Diaspora-making as a state-led project : Turkey's expansive diaspora strategy and its implications for emigrant and kin populations
Title: Diaspora-making as a state-led project : Turkey's expansive diaspora strategy and its implications for emigrant and kin populations
Author: OKYAY, Aslı Selin
Citation: Florence : European University Institute, 2015
Series/Number: EUI PhD theses; Department of Political and Social Sciences
States' efforts to create, expand or mobilise extraterritorial populations of emigrant or kin origin have been largely dealt by separate strands of scholarship. This thesis aims to bridge these two strands and offer a broader understanding of home-states' role in diaspora-making by analysing why and how Turkey has evolved into a hybrid origin-reference state claiming and engaging an expansive diaspora composed of emigrants and a broad set of kin populations defined beyond co-ethnicity. The empirical analysis traces the state's transformation through focusing on its categorisation and identification practices and policy-discourse repertoire oriented towards these different types of transborder populations over the last two decades. It argues that the ways in which the state identified and targeted both emigrants and external kin groups changed as a function of the interaction between: i) economic liberalisation and outward economic expansion, ii) shifts in the state's foreign political and identitarian positioning vis-à-vis the West and its non-Western neighbourhood and iii) differing elite-sponsored conceptions of nationhood and narratives of nationalism. These interacting underlying factors have led the home-state to gradually expand the scope and diversify the composition of its transborder membership universe, while simultaneously engage in practices of selection and hierarchisation within its broad diaspora based on its changing definitions of ideal emigrants and external kin. This thesis also scrutinises the implications of changing rationalities and modalities of the state's diaspora making for the targeted populations. Empirical examination of the cases of the Turkey-origin emigrant population in Germany and the co-ethnic minority in Bulgaria demonstrates that the home-state, through its varying definition, (sub)categorisation, and engagement efforts, significantly impacts the diasporic membership claims and practices of both emigrants and co-ethnics. State-led diaspora-making has (re)structuring effects particularly on intra-minority dynamics as well as different sections' stances towards and relations with the home-state.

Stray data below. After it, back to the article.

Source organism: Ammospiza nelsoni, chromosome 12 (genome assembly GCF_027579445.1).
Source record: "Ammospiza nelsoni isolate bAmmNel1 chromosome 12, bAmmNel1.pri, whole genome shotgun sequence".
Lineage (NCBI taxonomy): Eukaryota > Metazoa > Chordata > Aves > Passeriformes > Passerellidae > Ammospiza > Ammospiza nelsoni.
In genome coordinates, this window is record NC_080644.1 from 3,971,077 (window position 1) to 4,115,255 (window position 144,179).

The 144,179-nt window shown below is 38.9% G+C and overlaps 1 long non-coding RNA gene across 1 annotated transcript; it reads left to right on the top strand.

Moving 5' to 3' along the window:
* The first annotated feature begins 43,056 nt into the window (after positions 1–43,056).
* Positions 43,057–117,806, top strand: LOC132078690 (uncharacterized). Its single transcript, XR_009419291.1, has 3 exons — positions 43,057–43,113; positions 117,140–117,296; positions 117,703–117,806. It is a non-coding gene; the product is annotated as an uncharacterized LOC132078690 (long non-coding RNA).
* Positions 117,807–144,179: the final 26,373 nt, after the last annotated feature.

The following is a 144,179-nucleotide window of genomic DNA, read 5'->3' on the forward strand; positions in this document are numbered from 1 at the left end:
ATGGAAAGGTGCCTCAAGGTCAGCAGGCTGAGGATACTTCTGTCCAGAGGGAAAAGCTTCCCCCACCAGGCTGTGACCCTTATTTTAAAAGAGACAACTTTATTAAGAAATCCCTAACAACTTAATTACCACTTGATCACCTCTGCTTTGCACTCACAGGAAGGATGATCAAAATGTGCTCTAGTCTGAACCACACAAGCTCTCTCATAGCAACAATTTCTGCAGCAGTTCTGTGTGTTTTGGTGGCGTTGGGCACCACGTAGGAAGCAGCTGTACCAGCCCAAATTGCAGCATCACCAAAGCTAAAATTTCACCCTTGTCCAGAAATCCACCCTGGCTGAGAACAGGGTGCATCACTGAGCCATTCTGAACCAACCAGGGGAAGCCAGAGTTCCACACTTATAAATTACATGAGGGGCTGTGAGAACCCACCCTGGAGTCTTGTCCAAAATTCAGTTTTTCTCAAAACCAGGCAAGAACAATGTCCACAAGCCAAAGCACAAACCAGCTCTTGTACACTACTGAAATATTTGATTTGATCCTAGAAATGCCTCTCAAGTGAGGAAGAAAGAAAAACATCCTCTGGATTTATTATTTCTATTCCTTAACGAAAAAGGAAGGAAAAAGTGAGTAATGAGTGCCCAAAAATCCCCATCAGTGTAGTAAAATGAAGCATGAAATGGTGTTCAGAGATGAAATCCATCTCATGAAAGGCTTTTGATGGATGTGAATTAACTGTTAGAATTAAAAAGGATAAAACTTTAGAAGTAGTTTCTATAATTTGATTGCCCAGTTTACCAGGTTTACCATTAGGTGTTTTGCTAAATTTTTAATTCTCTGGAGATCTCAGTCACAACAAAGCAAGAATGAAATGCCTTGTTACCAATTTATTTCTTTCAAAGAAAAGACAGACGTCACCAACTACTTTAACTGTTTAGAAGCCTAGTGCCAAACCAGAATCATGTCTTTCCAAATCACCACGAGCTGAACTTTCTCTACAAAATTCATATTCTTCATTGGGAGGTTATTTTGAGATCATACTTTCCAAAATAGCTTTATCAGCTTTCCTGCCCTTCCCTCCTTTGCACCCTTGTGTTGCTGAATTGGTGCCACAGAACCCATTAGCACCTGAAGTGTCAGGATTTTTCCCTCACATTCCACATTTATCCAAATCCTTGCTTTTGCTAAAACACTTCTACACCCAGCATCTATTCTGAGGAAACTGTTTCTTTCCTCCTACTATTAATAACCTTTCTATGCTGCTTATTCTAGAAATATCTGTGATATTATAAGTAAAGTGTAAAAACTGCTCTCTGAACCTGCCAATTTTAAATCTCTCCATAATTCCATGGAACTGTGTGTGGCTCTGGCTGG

Defence date: 1 December 2015; Examining Board: Prof. Rainer Bauböck, European University Institute (Supervisor); Prof. Olivier Roy, European University Institute; Prof. Rogers Brubaker, University of California, Los Angeles; Dr. Alan Gamlen, Victoria University of Wellington.
Type of Access: openAccess